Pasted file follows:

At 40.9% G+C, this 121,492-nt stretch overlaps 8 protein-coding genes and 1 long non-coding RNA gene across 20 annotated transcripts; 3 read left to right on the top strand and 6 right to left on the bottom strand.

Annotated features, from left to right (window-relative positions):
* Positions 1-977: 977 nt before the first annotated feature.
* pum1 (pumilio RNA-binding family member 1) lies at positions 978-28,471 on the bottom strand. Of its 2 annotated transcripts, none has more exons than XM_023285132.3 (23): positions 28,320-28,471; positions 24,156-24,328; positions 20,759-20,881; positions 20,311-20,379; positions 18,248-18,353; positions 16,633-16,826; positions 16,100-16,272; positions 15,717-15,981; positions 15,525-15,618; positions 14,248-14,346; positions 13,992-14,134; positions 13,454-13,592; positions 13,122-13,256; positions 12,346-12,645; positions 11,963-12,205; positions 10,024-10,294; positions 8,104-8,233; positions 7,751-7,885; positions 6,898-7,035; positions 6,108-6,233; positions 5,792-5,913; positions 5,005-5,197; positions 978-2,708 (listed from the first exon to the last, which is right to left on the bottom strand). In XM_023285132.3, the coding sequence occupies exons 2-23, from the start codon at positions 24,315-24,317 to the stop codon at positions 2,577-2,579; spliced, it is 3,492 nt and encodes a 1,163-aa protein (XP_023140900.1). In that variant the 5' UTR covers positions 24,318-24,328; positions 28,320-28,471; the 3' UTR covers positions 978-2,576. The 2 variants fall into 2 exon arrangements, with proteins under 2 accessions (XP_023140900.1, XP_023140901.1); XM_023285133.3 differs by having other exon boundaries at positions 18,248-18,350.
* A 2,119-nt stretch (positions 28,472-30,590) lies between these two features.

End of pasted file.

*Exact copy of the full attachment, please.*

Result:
At 40.9% G+C, this 121,492-nt stretch overlaps 8 protein-coding genes and 1 long non-coding RNA gene across 20 annotated transcripts; 3 read left to right on the top strand and 6 right to left on the bottom strand.

Annotated features, from left to right (window-relative positions):
* Positions 1-977: 977 nt before the first annotated feature.
* pum1 (pumilio RNA-binding family member 1) lies at positions 978-28,471 on the bottom strand. Of its 2 annotated transcripts, none has more exons than XM_023285132.3 (23): positions 28,320-28,471; positions 24,156-24,328; positions 20,759-20,881; positions 20,311-20,379; positions 18,248-18,353; positions 16,633-16,826; positions 16,100-16,272; positions 15,717-15,981; positions 15,525-15,618; positions 14,248-14,346; positions 13,992-14,134; positions 13,454-13,592; positions 13,122-13,256; positions 12,346-12,645; positions 11,963-12,205; positions 10,024-10,294; positions 8,104-8,233; positions 7,751-7,885; positions 6,898-7,035; positions 6,108-6,233; positions 5,792-5,913; positions 5,005-5,197; positions 978-2,708 (listed from the first exon to the last, which is right to left on the bottom strand). In XM_023285132.3, the coding sequence occupies exons 2-23, from the start codon at positions 24,315-24,317 to the stop codon at positions 2,577-2,579; spliced, it is 3,492 nt and encodes a 1,163-aa protein (XP_023140900.1). In that variant the 5' UTR covers positions 24,318-24,328; positions 28,320-28,471; the 3' UTR covers positions 978-2,576. The 2 variants fall into 2 exon arrangements, with proteins under 2 accessions (XP_023140900.1, XP_023140901.1); XM_023285133.3 differs by having other exon boundaries at positions 18,248-18,350.
* A 2,119-nt stretch (positions 28,472-30,590) lies between these two features.